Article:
Nov 22, 2011

Net, Gross & Full Service Corporate Real Estate Leases

By Jordan Slater

Corporate Real Estate Lease

Finding the right corporate real estate lease means the best match between landlord and tenant. The three main types of leases are net, gross and full service.

 

 Net Corporate Real Estate Leases

The net lease, or triple net lease, is typically found in properties that stand alone. The tenant pays rent and also the utilities, insurance and taxes for the property and its surrounding areas like parking lots and outdoor storage. The fixed rent is lower due to the increased expense for the tenant.

The upside to this type of lease is that a tenant has full control of the property expense. Tenants that have high usage of things like electricity are better suited to net leases. Another benefit is if, for example, property taxes decrease, the tenant receives the benefit of the decrease, not the landlord. If the fixed rent of a gross lease includes real estate taxes and they decrease, the tenant does not receive the decrease.

It is safer with a triple net lease in a newer building where repairs are minimal or non-existent. A tenant can enjoy the benefit of a lower fixed rent without the worry that major building repairs are on the horizon.

The downside to this type of lease is if there is a major repair or maintenance job, the tenant would be responsible for it. Many net leases have clauses that share the responsibility of this type of situation. For example, if there is a structural problem like the roof begins to leak or the HVAC system fails, the landlord will share part of the expense. It is important to read the terms of the lease carefully to see what expenses the tenant must bear. It is prudent to make structural and internal systems of the property the responsibility of the landlord, at least in part and ideally in whole, which is called a modified net lease.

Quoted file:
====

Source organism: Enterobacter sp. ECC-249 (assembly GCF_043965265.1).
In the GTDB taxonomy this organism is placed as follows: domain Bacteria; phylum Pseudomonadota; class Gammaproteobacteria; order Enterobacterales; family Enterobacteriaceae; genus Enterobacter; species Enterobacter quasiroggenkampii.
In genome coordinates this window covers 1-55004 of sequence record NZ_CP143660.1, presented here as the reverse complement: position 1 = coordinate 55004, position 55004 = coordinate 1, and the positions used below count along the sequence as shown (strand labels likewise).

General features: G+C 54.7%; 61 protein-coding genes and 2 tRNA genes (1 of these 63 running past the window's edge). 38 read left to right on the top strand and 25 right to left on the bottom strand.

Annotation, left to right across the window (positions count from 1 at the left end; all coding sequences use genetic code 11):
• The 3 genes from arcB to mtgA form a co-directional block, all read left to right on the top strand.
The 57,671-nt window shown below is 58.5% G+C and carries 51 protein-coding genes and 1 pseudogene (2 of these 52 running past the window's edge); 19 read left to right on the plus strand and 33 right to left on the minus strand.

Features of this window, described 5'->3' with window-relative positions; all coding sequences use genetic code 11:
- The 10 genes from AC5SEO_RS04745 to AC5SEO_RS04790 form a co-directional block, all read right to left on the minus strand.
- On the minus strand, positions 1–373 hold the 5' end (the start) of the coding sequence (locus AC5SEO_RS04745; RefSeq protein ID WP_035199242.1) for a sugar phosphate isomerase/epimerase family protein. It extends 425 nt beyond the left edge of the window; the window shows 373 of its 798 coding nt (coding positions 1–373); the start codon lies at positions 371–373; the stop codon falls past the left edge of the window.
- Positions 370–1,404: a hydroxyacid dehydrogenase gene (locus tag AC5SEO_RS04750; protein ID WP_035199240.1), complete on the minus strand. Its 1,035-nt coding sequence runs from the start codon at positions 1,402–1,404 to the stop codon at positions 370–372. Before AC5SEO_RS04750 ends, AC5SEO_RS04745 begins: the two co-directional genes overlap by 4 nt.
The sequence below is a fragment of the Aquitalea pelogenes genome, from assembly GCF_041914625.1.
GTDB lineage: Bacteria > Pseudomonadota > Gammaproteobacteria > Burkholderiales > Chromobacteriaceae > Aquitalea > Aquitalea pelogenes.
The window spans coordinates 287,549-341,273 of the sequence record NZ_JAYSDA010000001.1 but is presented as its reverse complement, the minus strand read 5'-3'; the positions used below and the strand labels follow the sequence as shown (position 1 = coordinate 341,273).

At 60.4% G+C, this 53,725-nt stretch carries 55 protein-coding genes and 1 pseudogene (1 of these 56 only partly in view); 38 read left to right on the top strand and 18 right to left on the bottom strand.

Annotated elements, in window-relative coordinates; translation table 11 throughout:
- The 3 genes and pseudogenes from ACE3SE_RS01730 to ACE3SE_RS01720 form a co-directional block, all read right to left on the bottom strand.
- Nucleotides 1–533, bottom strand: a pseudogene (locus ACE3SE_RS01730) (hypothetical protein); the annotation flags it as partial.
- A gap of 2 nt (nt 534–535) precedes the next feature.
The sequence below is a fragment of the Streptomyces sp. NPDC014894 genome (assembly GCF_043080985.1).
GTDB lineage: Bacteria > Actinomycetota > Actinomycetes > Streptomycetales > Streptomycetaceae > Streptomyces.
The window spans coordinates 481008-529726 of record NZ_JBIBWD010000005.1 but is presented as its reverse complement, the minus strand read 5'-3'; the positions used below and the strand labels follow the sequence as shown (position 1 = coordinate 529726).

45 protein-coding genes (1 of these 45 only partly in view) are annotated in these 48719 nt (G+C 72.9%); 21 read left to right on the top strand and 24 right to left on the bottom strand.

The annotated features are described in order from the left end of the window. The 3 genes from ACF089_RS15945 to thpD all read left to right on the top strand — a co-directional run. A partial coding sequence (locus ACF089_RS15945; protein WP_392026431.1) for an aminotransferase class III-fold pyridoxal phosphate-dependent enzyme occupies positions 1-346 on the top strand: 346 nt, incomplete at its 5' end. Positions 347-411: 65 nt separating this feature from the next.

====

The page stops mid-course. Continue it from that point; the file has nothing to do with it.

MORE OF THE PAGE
Gross Corporate Real Estate Leases

The gross lease is commonly found in properties with multiple tenants. Each tenant pays a fixed rate rent that is escalated or raised by the landlord at specified intervals. The landlord uses fixed rents to pay expenses of the property, such as taxes, insurance and maintenance. Common area maintenance (CAM) is usually included in gross leases with multiple rental units. Landlords use CAM to maintain the common areas of the property like parking lots, halls and sidewalks. While the tenant would pay for utilities like electricity and in some cases water for their own unit, the landlord pays the utilities that apply to the common areas, such as parking lot lights and water for common bathrooms.

It is easier for a tenant to do budget projections with a gross lease, as payments to the landlord are at a fixed rate. Increases or escalations are in the terms of the lease, so a budget for these expenses is easily forecasted.

 

Full Service Corporate Real Estate Leases

Full service leases are typically found in large multi-unit properties like office buildings. The tenant pays a fixed rent charge that encompasses all the expenses of the tenant's occupancy. The full service rent includes the rent, CAM, insurance and taxes, HVAC, maintenance and trash removal. A full service plus electric is common where the tenant pays rent plus the cost of electric.

Every business must evaluate its needs and choose a property lease that is beneficial in the short and long term. Knowing the differences between these leases is a good first step in determining what type of lease is best, based on its budget and level of responsibility it is willing to take on.

Here are some great Commercial Lease Negotiation articles:

6 Steps to a Successful Commercial Lease Negotiation

3 Tips for Winning Your Commercial Lease Negotiation

Tenant Improvement Negotiation Strategies

 

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Topics: corporate real estate

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Jordan Slater

Jordan Slater